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Money Moral Dilemma: Should I ask for the deposit back from a cancelled hen do?

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  • 74jax
    74jax Posts: 7,929 Forumite
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    I would ask, though to be honest I think I would have asked when I handed the money over if it was refundable.

    I would probably still go.
    Forty and fabulous, well that's what my cards say....
  • FBaby
    FBaby Posts: 18,367 Forumite
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    Isn't that what insurance is for? Personally, I think that the moment you agreed to go, it became your choice and your responsibility. If money is tight, why agree to an expensive hen night putting down such a deposit?
  • Peter333
    Peter333 Posts: 2,035 Forumite
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    I would go along with the poster that said, are we still going for a girly night out, or are the deposits going to be refunded? I also agree with the person who said it's gotten out of hand now, how much people spend on hen and stag celebrations.

    There are a few newbies on this thread by the way; joining MSE purely to respond to this thread. Very strange.
    You didn't, did you? :rotfl::rotfl:
  • Pollycat
    Pollycat Posts: 34,803 Forumite
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    Asking for a refund when your friend is at her lowest is pretty harsh. She's already going to be very out of pocket from having to cancel the venue, dress, etc. By the very nature of deposits I think it's unlikely she'd receive a refund, so you'll essentially be making her feel like she has to refund £100 per person when she's already suffering in a big way financially. It doesn't matter if you're close or not - do the decent thing and give her a break.
    Or as other people have suggested, see if she will go away anyway.
    But we dont know if she is at her lowest.
    It may have been her decision to end the relationship.
    She may have realised she was going to make a big mistake.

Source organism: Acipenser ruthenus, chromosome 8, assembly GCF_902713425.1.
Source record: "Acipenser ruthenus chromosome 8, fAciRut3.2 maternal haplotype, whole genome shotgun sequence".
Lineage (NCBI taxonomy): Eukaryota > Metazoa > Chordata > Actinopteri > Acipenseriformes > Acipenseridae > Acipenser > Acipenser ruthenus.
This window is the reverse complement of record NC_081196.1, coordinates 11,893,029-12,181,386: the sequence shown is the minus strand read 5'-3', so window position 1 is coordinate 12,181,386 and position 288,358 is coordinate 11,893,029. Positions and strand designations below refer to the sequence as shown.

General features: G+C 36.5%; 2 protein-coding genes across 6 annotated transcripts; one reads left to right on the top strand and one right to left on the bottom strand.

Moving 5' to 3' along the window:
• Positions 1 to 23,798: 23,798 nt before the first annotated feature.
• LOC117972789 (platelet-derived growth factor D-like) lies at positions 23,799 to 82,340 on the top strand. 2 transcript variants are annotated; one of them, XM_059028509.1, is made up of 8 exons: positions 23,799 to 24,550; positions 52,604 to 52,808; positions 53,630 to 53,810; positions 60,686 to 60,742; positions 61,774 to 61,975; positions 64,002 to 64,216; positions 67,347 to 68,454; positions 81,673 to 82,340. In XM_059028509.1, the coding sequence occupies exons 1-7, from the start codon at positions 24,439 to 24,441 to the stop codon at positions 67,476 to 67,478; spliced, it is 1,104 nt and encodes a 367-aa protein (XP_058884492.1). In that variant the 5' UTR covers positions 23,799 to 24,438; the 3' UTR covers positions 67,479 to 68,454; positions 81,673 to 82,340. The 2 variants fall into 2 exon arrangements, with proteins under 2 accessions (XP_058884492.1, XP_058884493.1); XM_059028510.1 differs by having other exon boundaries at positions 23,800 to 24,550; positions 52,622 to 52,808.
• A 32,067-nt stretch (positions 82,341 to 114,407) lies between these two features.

She may have met someone else and that's why the wedding is off.

    We don't even know if she's suffering financially.
  • Fujiko
    Fujiko Posts: 150 Forumite
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    No, I would not even mention getting the money back. Learn from your experience - never commit yourself to something you cannot afford, especially as it seems the bride was not even a close friend. How were you proposing to pay for all the other things involved, eg a wedding present? The easiest solution would be as others have suggested to go on the weekend trip anyway, assuming that you are particularly friendly with the other girls. I do wonder why the bride invited anyone to whom she was not close - were there others?
  • Person_one
    Person_one Posts: 28,884 Forumite
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    Peter333 wrote: »

    There are a few newbies on this thread by the way; joining MSE purely to respond to this thread. Very strange.

    Not really strange, these 'dilemmas' are included in the weekly email, I think the whole point of them is to get more people signed up to the forum.
  • System
    System Posts: 178,109 Community Admin
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    £100 deposit each for a group of people suggests quite a pricey weekend. It's a lot of money to lose, even if you are on a relatively good income, which many people are not.
    Peter333 wrote: »
    There are a few newbies on this thread by the way; joining MSE purely to respond to this thread. Very strange.

    I think it gets posted on Twitter, which would attract a wider audience. (There are much stranger first-time posts by new user-names on this board!)